I'm a fresh master degree graduate from central Europe. I would like to apply to selected top graduate schools in US and Europe, and hopefully pursue a PhD degree (in applied math field). I searched though PhD programs in selected universities in US and Europe and I have a clear understanding what the program looks like.

However I'm not still sure about the topic, and if my experience is competitive enough to get accepted. I think that I would like to spend another year expanding my knowledge and have that effort recorded.

I wonder if there's a notion of "one-year-placements"/assistantships for people with Masters diploma but who aren't enrolled in PhD program yet. How I imagine such "placement":

  • I would like to be able to complete selected courses,
  • I would like to cover all expenses (!) by e.g. being a teaching assistant,
  • I would like to be part of a research group/doing research so to gain additional research experience and publications contributions.

So I guess it's exactly an initial stage of a grad school PhD program but without starting actual PhD (I see that in US, grad schools often have this first year filled with courses and after that a selection of PhD topic is made, rather than finding topic on entry).

After such year, if successful, I would like to actually apply for grad school PhD program, with completed "placement" year that would make me more competitive, i.e. I could complete such placement in middle-tier university and after that try to get to top-tier one for PhD.

(Would applying for another Master and asking for getting hired as TA fulfill this scenario?)

Please share your thoughts if my considerations make sense, and if such academic engagements are actually formalized.

Thanks for any guidance!

  • This seems unlikely in the US. See the following for information on doctoral admissions in various places: academia.stackexchange.com/q/176908/75368
    – Buffy
    Oct 12, 2022 at 15:52
  • 1
    They do exist. An example is the pre-PhD program at International Centre for Theoretical Physics (Italy).
    – Neuchâtel
    Oct 19, 2022 at 18:38

2 Answers 2


I'm aware of this sort of thing for masters and professional programs (for example, MD or nursing programs) in the US. Simplifying a bit, the programs are generally designed to steer students to choose a particular university as an undergraduate with a promise that if they achieve some goals (such as a threshold GPA) they will receive automatic acceptance into the next stage. The benefit to the university is that they attract a high value and tuition-paying undergraduate student; the benefit to the student is that they get to skip a stressful application process.

I have never heard of a PhD program that offers similar guarantees.

Your "offer" to be a TA is not a compelling offer: TA slots are limited, and often the number of students fully admitted to a PhD program is related to the number of courses available to fund students as a TA.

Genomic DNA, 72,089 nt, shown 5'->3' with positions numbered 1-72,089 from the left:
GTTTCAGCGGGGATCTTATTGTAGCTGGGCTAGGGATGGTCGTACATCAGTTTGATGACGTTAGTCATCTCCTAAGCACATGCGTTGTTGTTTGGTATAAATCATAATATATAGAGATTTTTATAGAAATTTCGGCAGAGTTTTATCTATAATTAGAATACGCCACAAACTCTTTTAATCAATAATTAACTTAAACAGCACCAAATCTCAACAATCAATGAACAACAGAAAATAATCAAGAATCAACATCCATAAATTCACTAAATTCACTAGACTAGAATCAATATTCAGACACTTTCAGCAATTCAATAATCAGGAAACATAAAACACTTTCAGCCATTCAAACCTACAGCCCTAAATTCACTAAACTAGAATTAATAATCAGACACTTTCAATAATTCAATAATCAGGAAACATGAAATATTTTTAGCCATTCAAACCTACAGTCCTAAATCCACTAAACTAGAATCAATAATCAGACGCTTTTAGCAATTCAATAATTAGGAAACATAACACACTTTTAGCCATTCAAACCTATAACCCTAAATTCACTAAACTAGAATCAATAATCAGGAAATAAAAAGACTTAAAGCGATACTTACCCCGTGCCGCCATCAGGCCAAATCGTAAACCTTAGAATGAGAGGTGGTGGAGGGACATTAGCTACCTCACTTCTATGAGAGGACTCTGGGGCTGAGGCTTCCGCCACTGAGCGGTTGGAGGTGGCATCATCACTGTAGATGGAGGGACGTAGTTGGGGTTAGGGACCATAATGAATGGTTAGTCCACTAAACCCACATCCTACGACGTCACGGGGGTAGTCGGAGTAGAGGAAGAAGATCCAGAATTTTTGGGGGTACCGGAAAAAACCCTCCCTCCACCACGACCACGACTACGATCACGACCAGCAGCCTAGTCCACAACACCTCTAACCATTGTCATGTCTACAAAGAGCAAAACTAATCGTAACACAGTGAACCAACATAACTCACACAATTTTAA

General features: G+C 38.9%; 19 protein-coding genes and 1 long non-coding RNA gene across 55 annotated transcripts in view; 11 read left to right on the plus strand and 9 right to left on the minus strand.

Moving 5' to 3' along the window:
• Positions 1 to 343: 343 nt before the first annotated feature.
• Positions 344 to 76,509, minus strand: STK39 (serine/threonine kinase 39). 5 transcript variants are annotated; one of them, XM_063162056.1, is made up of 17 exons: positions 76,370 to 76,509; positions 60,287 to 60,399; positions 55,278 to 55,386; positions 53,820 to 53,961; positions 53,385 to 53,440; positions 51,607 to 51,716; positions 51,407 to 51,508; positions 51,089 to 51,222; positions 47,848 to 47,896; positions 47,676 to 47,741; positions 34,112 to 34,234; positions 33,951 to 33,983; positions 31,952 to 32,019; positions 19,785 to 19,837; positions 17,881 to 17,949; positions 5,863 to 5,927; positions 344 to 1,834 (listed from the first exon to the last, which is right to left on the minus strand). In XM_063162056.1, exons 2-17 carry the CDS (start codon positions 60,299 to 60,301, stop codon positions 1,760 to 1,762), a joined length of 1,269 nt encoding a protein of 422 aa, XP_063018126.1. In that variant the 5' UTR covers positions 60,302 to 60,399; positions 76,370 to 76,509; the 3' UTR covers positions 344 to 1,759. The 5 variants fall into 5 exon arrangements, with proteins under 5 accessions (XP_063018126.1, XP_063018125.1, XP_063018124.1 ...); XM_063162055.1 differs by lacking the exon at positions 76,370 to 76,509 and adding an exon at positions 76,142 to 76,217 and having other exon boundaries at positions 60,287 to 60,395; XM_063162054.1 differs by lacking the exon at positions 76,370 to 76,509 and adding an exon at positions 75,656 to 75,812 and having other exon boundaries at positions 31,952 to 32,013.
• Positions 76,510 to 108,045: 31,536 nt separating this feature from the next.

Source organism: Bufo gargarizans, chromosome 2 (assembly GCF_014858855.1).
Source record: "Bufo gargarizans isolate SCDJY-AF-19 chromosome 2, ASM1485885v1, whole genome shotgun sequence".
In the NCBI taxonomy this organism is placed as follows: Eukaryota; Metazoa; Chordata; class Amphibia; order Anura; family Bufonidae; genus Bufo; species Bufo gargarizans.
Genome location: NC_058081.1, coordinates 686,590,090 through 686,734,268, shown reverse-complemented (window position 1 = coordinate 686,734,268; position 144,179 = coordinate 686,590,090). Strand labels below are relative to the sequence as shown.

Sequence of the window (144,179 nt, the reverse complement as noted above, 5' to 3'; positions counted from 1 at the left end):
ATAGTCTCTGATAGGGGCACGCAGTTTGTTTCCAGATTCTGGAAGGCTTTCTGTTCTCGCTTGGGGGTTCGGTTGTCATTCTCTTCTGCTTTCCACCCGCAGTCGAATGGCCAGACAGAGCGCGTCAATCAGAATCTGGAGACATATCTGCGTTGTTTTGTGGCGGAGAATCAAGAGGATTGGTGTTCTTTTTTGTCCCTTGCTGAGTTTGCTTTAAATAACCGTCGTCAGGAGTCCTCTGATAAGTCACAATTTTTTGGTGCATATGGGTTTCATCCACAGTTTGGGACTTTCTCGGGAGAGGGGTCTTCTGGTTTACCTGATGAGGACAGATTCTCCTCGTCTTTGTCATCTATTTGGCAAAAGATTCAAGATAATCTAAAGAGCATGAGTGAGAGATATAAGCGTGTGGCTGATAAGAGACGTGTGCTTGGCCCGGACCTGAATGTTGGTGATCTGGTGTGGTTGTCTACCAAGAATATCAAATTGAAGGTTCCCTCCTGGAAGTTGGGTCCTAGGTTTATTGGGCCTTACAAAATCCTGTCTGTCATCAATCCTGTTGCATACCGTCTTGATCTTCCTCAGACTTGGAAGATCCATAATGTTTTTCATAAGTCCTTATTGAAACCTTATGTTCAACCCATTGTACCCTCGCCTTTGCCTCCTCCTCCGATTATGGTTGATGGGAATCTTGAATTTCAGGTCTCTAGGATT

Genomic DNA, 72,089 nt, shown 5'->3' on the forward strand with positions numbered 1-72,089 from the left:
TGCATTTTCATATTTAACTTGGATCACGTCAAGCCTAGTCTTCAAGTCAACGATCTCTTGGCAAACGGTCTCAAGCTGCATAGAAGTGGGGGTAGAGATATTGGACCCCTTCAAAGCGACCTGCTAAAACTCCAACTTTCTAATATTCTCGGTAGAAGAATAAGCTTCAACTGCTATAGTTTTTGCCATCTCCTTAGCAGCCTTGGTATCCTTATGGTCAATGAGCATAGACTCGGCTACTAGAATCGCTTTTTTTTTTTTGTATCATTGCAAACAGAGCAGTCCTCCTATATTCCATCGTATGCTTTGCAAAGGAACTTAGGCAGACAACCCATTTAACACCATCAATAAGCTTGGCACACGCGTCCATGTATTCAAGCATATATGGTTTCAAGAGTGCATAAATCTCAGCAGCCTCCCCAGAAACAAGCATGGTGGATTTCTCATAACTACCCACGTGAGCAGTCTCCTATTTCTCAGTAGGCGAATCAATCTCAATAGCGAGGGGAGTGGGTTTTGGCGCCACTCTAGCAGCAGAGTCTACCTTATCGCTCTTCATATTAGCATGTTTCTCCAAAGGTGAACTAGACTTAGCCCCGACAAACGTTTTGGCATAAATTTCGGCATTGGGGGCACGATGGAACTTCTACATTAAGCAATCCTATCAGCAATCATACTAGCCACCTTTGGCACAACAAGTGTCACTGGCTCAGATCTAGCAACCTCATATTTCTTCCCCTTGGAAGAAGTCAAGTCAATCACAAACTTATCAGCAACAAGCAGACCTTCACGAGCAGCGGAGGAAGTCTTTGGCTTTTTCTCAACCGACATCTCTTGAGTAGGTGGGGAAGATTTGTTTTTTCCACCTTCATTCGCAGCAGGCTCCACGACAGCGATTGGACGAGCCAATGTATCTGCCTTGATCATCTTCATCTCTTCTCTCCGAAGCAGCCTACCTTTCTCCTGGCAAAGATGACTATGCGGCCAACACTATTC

Successful completion of PhD coursework is the bare minimum threshold for continuing a PhD program; completing those courses does not itself demonstrate your potential for successful research, which is the primary criterion evaluated in PhD admissions. For top programs in particular, it is not sufficient to be merely qualified: these programs receive too many qualified applications for the number of positions that they have available, so they need to reject a number of very good applicants in order to admit only the number they have space for.

Though there is no guarantee possible, yes you can improve the research potential that your resume demonstrates by doing research in an academic lab. Depending on your field, a masters program may be an avenue for accessing those opportunities, or there may be paid positions for recent graduates. Applied math is on a bit of a tricky boundary from my perspective, because while there are likely to be available positions for applying math, these may not be very closely related to doing research in applied math.


This might not exist (yet) in all fields (in particular your field of interest), but what you describe sounds like the so-called "predoc" position, which is increasing common in economics and maybe some other fields.

In economics and economic-adjacent fields, some departments now hire predoctoral fellows (or similar titles), sometimes as part of a structured programme. The position is aimed at those who are interested in pursuing a PhD. The role of a predoc is essentially that of an research assistant, but the position is one or two years long and is (roughly) full-time. A predoc is paid a stipend (or salary) and may have the opportunities to follow some courses as well.

The selling points of a predoc position are usually (1) a stronger PhD application due to research experience and recommendation letters, and (2) an opportunity to learn more whether one actually likes and wants to pursue a research career.

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